That word makes me cringe.
Because it’s said too often. And it’s not said as often as it should be.
Women and girls are socially conditioned to say “sorry” more than is prudent. If you haven’t already noticed this phenomenon, start listening for it. If you hear an equal number of men and women apologizing for taking up time and space or for something that isn’t their fault, tell me. I’d love to be proven wrong.
So often I hear people say: “sorry” for taking up time or space in the world that is there’s to take up. I hear people apologize all the time in these ways:
- “Sorry, I have a question…
- “Sorry, but I don’t understand…”
- [When trying to move around people blocking a walkway]: “Sorry”.
- [Person A holds a door open for Person B. Person B passes through the door and says]: “Sorry”.
To say “sorry” in these situations to me is to say: “I am wasting your time and getting in your way. I have no right to ask for clarification and no right to share space with you.” There’s a lot of guilt loaded into a “sorry” in those scenarios.
But there are times when sorry is appropriate and necessary. Here are some good situations to say: “sorry”:
- You accidentally caused injury to a person.
- You accidentally damaged someone’s property.
- You did or said something that was out of integrity for you and you wish to take responsibility for your actions and words.
- You’re in customer service and you’ve been trained to empathize on behalf of the company by saying: “I’m sorry to hear that you’re having trouble with [insert problem here].”
The phrases above share is a common thread of: “I did wrong. What I (or my company) said or did is unacceptable or disrespectful. I take responsibility for my actions.”
This week, I apologized to someone I love for acting and communicating in a way that was not at all how I wanted to be treated. I recognized what I did and I took time later to sit down and say: “I spoke to you in a way that was really out of integrity for me. I’m sorry for doing that. I’ll do my best not to do that in the future.”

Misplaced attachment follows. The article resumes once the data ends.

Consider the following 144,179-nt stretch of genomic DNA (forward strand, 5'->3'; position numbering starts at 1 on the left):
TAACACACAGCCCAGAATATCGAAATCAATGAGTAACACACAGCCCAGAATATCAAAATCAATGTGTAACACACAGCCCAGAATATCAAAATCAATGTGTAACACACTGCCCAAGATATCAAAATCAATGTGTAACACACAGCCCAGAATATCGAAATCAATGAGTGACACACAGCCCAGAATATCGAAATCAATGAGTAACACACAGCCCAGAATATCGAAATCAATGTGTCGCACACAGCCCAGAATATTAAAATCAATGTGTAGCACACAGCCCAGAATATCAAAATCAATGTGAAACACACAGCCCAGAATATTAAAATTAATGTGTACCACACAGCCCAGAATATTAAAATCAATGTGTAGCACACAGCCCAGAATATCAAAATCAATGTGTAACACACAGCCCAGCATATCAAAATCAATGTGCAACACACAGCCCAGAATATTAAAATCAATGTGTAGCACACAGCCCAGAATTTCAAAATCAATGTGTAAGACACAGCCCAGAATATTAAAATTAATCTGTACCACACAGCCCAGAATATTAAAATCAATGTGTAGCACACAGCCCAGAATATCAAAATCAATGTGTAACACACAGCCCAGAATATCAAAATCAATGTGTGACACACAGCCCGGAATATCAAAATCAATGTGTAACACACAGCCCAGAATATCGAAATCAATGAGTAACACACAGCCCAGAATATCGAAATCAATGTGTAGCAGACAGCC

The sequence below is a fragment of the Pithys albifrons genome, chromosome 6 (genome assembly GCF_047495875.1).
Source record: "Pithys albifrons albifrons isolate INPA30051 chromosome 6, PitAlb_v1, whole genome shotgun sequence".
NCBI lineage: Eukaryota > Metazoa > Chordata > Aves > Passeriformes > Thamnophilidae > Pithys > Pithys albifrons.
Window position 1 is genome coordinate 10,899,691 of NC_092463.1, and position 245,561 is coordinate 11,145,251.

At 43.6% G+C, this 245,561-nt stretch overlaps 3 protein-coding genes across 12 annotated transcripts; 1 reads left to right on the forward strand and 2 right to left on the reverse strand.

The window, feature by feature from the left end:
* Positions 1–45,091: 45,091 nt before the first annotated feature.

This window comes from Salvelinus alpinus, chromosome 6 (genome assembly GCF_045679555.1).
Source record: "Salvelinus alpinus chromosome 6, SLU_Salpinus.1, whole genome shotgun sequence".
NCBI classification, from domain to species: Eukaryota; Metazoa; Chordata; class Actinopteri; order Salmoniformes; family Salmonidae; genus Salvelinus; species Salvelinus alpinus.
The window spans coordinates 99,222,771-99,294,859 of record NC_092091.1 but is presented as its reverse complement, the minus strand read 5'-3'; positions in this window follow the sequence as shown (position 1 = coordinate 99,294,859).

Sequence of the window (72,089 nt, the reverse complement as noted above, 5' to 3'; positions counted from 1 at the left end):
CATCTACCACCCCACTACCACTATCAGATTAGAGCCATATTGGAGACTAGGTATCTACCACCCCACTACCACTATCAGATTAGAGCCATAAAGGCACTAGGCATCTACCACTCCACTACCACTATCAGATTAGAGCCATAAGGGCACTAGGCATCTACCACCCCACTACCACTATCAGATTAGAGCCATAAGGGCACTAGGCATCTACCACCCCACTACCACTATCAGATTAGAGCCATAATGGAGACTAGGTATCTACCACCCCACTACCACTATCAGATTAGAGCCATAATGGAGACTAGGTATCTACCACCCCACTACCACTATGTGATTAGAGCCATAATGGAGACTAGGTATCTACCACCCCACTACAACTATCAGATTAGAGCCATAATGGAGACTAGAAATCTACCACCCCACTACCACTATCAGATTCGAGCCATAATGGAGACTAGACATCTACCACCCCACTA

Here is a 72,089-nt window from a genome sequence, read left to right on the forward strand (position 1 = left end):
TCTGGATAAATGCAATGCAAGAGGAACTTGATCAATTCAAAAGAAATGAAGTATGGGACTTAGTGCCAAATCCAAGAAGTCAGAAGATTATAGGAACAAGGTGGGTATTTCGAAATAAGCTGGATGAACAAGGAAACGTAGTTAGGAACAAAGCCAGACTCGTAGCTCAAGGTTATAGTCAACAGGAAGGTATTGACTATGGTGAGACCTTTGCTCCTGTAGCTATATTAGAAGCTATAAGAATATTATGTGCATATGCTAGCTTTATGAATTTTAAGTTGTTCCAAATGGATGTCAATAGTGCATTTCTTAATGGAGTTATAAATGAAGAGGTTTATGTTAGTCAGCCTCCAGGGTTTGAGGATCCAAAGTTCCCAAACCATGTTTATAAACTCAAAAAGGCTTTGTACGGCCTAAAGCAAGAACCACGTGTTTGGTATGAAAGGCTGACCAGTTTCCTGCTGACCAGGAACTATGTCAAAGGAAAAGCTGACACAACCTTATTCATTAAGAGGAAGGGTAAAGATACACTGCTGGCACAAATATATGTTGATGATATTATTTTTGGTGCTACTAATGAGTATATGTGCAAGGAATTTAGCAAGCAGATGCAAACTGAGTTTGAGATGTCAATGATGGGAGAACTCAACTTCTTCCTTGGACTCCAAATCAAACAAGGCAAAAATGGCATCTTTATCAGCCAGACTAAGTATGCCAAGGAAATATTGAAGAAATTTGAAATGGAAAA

This is a time when “sorry” was appropriate and prudent. It felt good to say it. That’s another litmus test for “sorry”; if it feels good to say it, then it’s probably the right time. If you feel like you’re cowering and saying “sorry” for reasons that you can’t explain, then perhaps a different word would be better next time.
More often than not, I hear people say “sorry” when a perfectly good “excuse me” would be a more appropriate substitute and more truthful to what’s happening.
Here’s my criteria for when to say: “Excuse me” instead of “Sorry”:
- You accidentally bump into someone.
- You and another person nearly collide.
- You’re trying to get through a crowd in an open space.
- You want to get someone’s attention politely.
The phrases above share is a common thread of: “We were both moving in common space and we almost hit each other.” Or: “I would like your attention and I’m asking for it politely.” Or: “I need to move around you and your friends, but I can’t because you’re blocking my way.”
“Excuse me” get used early and often in my world. In the grocery store aisles where I’m playing cart jockey with another shopper. In the crowded hallways where I work. I try to use “excuse me” way more often that “sorry”. More often than not, it communicates what I want to say: a verbal acknowledgement between two people that we’re about to collide, I need through, or I would like someone’s attention.
This might seem like a nitpicky language thing, but I believe that words matter and how we represent ourselves in the world as people tells the others around us: “I have respect for myself. I take responsibility for my actions.”
On the flip side of gratuitous “I’m sorry” usage, there’s a whole lotta lack of responsibility ownership in the world. I can think of hundreds of examples in my life and in the world where people could apologize and take ownership and I’m sure you can too. That’s a post for another day.
So beauties, I ask you to not apologize for taking up time and space. You’re a human being with full rights and access to your physical existence and right to understand things.
Do you see what I see in the world with women apologizing in way larger numbers than men? Do you struggle with saying I’m sorry? I certainly did for awhile. I’d love to hear about your journey with apologies.
Breathe and believe, beauties.